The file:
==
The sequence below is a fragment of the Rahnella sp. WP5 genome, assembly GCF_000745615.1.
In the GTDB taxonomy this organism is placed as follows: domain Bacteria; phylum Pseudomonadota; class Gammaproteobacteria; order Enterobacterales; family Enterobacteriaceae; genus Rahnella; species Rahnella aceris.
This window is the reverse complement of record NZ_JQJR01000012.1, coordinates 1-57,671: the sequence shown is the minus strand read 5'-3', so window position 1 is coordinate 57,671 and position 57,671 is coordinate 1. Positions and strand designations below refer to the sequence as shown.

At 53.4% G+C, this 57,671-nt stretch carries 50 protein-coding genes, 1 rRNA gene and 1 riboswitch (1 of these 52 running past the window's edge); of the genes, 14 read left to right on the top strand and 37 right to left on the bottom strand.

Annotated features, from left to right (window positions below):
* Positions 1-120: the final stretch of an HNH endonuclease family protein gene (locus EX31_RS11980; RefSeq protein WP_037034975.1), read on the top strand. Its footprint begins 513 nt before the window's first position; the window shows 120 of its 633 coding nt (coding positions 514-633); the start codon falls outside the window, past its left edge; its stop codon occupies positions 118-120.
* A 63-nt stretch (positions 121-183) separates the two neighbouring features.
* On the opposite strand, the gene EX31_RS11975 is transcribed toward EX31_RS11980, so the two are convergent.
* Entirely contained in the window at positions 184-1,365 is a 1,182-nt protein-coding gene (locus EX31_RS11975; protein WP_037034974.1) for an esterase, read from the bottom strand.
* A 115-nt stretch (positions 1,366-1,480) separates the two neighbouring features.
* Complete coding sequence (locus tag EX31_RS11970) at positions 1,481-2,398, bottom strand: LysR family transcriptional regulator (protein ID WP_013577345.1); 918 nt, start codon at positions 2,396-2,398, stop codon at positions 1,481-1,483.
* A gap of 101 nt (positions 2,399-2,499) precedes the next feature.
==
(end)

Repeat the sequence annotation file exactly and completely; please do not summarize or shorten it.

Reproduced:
The sequence below is a fragment of the Rahnella sp. WP5 genome, assembly GCF_000745615.1.
In the GTDB taxonomy this organism is placed as follows: domain Bacteria; phylum Pseudomonadota; class Gammaproteobacteria; order Enterobacterales; family Enterobacteriaceae; genus Rahnella; species Rahnella aceris.
This window is the reverse complement of record NZ_JQJR01000012.1, coordinates 1-57,671: the sequence shown is the minus strand read 5'-3', so window position 1 is coordinate 57,671 and position 57,671 is coordinate 1. Positions and strand designations below refer to the sequence as shown.

At 53.4% G+C, this 57,671-nt stretch carries 50 protein-coding genes, 1 rRNA gene and 1 riboswitch (1 of these 52 running past the window's edge); of the genes, 14 read left to right on the top strand and 37 right to left on the bottom strand.

Annotated features, from left to right (window positions below):
* Positions 1-120: the final stretch of an HNH endonuclease family protein gene (locus EX31_RS11980; RefSeq protein WP_037034975.1), read on the top strand. Its footprint begins 513 nt before the window's first position; the window shows 120 of its 633 coding nt (coding positions 514-633); the start codon falls outside the window, past its left edge; its stop codon occupies positions 118-120.
* A 63-nt stretch (positions 121-183) separates the two neighbouring features.
* On the opposite strand, the gene EX31_RS11975 is transcribed toward EX31_RS11980, so the two are convergent.
* Entirely contained in the window at positions 184-1,365 is a 1,182-nt protein-coding gene (locus EX31_RS11975; protein WP_037034974.1) for an esterase, read from the bottom strand.
* A 115-nt stretch (positions 1,366-1,480) separates the two neighbouring features.
* Complete coding sequence (locus tag EX31_RS11970) at positions 1,481-2,398, bottom strand: LysR family transcriptional regulator (protein ID WP_013577345.1); 918 nt, start codon at positions 2,396-2,398, stop codon at positions 1,481-1,483.
* A gap of 101 nt (positions 2,399-2,499) precedes the next feature.